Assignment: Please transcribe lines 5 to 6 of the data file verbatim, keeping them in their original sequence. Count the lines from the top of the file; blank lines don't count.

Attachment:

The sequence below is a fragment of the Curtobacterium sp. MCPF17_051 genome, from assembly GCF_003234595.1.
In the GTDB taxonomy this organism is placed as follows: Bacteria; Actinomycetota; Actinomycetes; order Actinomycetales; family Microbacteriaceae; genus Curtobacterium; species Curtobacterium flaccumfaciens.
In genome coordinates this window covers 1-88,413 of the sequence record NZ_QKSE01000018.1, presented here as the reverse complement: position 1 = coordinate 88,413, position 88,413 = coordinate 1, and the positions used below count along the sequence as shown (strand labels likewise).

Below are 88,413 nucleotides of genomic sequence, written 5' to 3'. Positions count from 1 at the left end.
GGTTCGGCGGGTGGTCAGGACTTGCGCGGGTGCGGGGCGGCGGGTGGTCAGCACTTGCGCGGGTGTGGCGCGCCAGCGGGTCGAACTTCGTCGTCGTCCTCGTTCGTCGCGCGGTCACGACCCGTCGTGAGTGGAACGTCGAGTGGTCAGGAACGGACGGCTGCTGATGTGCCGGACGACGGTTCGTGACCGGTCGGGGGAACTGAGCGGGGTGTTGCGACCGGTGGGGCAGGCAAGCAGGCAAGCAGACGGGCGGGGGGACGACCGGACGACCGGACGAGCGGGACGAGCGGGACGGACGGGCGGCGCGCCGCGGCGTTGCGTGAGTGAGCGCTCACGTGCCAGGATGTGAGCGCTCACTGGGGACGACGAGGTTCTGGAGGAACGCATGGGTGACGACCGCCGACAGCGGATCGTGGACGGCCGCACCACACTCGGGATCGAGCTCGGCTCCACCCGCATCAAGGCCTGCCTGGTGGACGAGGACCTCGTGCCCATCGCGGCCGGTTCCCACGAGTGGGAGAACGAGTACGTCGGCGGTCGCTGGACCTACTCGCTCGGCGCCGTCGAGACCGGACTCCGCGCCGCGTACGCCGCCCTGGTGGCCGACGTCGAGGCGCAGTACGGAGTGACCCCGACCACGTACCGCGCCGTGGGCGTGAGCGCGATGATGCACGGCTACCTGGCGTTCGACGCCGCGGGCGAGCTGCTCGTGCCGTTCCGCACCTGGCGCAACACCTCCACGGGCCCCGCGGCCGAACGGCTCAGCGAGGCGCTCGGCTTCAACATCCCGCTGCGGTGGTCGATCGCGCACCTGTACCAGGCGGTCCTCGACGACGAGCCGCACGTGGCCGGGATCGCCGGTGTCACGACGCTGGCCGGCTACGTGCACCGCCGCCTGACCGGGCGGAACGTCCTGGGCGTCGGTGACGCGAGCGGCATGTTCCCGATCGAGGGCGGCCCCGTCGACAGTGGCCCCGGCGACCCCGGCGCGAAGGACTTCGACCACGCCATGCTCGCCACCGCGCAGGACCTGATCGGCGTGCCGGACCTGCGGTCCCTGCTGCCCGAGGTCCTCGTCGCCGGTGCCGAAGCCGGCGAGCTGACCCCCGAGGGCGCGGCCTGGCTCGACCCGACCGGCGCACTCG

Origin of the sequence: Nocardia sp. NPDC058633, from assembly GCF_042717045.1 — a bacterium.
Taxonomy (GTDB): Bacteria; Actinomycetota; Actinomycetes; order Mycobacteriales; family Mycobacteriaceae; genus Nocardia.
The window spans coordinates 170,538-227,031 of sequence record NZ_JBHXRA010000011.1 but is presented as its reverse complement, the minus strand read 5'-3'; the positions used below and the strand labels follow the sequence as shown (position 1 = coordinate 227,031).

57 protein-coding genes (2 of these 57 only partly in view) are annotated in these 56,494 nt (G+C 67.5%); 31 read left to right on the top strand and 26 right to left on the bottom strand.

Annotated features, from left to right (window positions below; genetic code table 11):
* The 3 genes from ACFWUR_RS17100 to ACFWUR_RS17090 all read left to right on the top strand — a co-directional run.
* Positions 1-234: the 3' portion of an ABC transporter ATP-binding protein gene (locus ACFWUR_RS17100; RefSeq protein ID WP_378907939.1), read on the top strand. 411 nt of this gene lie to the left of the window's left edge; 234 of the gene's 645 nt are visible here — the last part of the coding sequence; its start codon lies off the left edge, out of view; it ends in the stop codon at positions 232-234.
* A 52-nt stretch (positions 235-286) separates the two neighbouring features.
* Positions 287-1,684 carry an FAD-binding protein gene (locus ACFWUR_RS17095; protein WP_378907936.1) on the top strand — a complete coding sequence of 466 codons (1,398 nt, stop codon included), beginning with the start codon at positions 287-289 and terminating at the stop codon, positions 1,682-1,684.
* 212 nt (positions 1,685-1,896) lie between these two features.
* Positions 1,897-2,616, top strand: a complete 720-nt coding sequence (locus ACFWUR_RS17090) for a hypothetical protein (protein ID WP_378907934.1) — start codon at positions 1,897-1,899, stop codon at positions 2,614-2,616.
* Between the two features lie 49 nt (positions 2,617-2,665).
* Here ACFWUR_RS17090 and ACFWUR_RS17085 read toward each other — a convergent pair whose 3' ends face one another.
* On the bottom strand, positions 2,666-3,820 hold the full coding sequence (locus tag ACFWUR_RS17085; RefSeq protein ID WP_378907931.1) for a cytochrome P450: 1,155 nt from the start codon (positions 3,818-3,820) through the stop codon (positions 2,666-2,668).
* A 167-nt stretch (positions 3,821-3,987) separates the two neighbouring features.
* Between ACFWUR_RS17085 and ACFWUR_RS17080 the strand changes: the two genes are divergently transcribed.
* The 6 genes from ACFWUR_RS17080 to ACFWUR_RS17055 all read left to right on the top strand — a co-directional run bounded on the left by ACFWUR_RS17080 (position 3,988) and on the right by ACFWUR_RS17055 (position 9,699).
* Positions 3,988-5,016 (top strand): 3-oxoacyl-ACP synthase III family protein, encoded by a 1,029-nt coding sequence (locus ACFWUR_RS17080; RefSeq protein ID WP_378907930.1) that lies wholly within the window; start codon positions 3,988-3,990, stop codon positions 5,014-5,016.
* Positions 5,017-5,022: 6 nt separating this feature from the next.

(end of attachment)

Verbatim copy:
GGTTCGGCGGGTGGTCAGGACTTGCGCGGGTGCGGGGCGGCGGGTGGTCAGCACTTGCGCGGGTGTGGCGCGCCAGCGGGTCGAACTTCGTCGTCGTCCTCGTTCGTCGCGCGGTCACGACCCGTCGTGAGTGGAACGTCGAGTGGTCAGGAACGGACGGCTGCTGATGTGCCGGACGACGGTTCGTGACCGGTCGGGGGAACTGAGCGGGGTGTTGCGACCGGTGGGGCAGGCAAGCAGGCAAGCAGACGGGCGGGGGGACGACCGGACGACCGGACGAGCGGGACGAGCGGGACGGACGGGCGGCGCGCCGCGGCGTTGCGTGAGTGAGCGCTCACGTGCCAGGATGTGAGCGCTCACTGGGGACGACGAGGTTCTGGAGGAACGCATGGGTGACGACCGCCGACAGCGGATCGTGGACGGCCGCACCACACTCGGGATCGAGCTCGGCTCCACCCGCATCAAGGCCTGCCTGGTGGACGAGGACCTCGTGCCCATCGCGGCCGGTTCCCACGAGTGGGAGAACGAGTACGTCGGCGGTCGCTGGACCTACTCGCTCGGCGCCGTCGAGACCGGACTCCGCGCCGCGTACGCCGCCCTGGTGGCCGACGTCGAGGCGCAGTACGGAGTGACCCCGACCACGTACCGCGCCGTGGGCGTGAGCGCGATGATGCACGGCTACCTGGCGTTCGACGCCGCGGGCGAGCTGCTCGTGCCGTTCCGCACCTGGCGCAACACCTCCACGGGCCCCGCGGCCGAACGGCTCAGCGAGGCGCTCGGCTTCAACATCCCGCTGCGGTGGTCGATCGCGCACCTGTACCAGGCGGTCCTCGACGACGAGCCGCACGTGGCCGGGATCGCCGGTGTCACGACGCTGGCCGGCTACGTGCACCGCCGCCTGACCGGGCGGAACGTCCTGGGCGTCGGTGACGCGAGCGGCATGTTCCCGATCGAGGGCGGCCCCGTCGACAGTGGCCCCGGCGACCCCGGCGCGAAGGACTTCGACCACGCCATGCTCGCCACCGCGCAGGACCTGATCGGCGTGCCGGACCTGCGGTCCCTGCTGCCCGAGGTCCTCGTCGCCGGTGCCGAAGCCGGCGAGCTGACCCCCGAGGGCGCGGCCTGGCTCGACCCGACCGGCGCACTCG

Origin of the sequence: Nocardia sp. NPDC058633, from assembly GCF_042717045.1 — a bacterium.